MISSOURI, UNITED STATES (REUTERS) - They filled the seats of the Pageant Theatre in St Louis to hear songs and salutes of prayer and praise, including a tribute from former President Bill Clinton, relayed by Congressman Lacy Clay.
"Chuck captivated audience around the world with his unrivalled energy, rhythm, sound, and yes, his signature duck walk. But also in the unique way his music captured the essence of America," said Clay.
Berry was a rock 'n' roll pioneer, lauded as one of the most influential guitarists and lyricists.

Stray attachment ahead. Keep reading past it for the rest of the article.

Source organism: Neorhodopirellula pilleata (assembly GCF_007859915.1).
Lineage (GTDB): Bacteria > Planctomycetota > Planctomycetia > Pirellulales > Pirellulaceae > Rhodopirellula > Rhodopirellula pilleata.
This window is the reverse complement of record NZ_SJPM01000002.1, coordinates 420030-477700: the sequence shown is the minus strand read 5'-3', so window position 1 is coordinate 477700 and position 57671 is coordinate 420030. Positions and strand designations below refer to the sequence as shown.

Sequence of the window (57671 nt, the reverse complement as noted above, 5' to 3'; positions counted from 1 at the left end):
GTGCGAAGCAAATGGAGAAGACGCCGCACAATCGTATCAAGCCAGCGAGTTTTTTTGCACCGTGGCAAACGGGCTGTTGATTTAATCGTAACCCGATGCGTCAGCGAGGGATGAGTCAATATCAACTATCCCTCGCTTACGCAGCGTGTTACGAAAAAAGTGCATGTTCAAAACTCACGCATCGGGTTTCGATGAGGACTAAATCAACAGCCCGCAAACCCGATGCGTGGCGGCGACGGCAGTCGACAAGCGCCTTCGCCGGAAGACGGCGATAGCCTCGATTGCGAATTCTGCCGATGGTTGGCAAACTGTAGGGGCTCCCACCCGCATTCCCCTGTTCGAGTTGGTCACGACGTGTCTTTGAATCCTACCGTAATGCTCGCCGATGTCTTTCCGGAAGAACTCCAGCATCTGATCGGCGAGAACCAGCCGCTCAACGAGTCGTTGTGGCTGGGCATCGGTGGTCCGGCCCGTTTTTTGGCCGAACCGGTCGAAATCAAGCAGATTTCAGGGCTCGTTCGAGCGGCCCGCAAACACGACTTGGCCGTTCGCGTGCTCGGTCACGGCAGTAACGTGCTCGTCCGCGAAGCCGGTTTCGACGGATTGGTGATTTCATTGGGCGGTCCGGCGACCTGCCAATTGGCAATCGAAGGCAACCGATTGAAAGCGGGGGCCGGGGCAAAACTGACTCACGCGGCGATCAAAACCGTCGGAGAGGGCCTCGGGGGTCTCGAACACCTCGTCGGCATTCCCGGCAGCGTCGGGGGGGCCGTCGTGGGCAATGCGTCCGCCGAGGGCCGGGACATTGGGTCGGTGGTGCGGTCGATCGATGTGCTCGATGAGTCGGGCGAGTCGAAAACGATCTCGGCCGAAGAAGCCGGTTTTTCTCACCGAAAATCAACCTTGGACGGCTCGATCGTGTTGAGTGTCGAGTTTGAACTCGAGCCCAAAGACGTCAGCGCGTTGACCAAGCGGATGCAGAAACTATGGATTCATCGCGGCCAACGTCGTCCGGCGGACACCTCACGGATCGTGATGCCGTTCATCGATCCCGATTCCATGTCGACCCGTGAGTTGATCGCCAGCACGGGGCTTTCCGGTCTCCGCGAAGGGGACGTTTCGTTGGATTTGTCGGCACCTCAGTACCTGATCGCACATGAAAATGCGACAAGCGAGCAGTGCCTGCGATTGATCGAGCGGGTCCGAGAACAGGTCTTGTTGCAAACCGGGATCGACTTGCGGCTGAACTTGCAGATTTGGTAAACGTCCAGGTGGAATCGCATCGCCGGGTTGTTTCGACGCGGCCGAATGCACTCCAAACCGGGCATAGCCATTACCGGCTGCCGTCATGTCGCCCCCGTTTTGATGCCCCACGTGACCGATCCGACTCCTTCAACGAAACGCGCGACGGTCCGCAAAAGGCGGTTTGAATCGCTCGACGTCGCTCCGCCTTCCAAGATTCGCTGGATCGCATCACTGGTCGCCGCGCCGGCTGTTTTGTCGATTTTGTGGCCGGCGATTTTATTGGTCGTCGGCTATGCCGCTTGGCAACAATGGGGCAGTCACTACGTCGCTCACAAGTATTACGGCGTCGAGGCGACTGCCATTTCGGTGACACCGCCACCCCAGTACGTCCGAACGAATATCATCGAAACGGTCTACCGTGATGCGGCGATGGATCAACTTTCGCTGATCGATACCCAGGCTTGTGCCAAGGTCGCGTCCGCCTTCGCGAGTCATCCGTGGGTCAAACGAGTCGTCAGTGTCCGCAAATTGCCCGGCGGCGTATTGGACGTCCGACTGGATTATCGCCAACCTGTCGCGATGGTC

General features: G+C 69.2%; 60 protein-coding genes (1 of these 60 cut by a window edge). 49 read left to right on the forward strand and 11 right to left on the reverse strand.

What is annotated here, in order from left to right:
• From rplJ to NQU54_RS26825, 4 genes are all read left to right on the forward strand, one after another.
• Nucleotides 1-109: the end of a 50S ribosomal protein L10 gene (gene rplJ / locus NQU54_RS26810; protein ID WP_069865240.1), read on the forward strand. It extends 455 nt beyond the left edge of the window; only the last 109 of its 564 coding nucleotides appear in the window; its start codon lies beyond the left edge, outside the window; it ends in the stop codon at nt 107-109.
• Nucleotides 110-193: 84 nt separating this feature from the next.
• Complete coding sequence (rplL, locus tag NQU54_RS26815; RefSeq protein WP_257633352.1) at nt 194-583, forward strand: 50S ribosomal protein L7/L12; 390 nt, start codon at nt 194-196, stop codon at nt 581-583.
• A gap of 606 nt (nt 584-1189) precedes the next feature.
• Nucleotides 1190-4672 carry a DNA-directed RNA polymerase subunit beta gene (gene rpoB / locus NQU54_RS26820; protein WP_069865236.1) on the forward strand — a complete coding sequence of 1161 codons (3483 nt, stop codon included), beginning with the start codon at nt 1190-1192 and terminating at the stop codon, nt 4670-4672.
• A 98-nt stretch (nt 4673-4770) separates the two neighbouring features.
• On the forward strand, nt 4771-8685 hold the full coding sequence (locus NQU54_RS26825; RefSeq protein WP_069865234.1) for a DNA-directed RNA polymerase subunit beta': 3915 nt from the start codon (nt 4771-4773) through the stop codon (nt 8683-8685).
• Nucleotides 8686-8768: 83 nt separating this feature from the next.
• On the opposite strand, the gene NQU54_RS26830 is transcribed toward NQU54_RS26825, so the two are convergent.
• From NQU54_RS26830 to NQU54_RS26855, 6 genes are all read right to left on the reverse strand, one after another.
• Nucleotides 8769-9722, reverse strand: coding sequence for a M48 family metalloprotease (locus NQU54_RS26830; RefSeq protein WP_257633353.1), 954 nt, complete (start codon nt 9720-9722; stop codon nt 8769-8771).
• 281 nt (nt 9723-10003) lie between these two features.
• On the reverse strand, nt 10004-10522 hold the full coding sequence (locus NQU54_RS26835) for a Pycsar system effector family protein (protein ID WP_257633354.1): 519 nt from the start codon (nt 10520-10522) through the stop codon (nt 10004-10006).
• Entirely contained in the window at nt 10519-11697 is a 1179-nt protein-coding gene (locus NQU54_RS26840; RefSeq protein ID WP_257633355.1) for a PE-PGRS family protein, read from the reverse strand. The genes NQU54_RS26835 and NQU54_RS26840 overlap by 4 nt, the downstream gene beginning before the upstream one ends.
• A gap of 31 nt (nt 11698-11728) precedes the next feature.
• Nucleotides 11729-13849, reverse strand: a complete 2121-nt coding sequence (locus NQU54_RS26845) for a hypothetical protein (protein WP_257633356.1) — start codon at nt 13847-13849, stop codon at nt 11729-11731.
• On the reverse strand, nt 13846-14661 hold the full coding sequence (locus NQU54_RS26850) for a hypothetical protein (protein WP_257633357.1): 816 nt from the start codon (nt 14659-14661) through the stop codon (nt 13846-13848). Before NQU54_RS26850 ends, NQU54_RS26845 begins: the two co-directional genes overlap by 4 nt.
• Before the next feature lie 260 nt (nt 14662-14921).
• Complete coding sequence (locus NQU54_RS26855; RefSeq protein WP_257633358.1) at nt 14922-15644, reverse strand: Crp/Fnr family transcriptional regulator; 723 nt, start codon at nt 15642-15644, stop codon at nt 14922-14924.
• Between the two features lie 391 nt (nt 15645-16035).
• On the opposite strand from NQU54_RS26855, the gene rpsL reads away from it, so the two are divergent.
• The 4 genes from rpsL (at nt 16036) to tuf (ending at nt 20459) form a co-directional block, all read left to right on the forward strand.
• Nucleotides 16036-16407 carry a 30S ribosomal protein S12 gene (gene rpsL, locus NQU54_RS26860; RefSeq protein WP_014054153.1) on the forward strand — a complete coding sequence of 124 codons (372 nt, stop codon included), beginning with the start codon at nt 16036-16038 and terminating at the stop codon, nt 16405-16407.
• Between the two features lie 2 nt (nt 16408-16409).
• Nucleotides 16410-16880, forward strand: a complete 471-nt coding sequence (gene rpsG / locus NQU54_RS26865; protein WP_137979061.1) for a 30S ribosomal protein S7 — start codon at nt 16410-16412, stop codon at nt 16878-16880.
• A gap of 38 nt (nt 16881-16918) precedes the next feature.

His hits included Johnny B. Goode, Roll Over Beethoven, and Maybellene, among others.
The day brought tears to many in the room, including Gene Simmons of Kiss.
"These shades are going to help me a lot because... in back of them are real tears," said Simmons.
He credited Berry with not only changing his life but the lives of many, especially young white audiences.
"He was breaking down barriers that nobody suspected. Chuck, he changed more little white boys and white girls' lives than all the politicians with their big talk and stuff, just by making them move like this. Just by grabbing a hold of them on the outside, and on the inside, and you know, just changing their lives," said Simmons.
Berry died in March at the age of 90.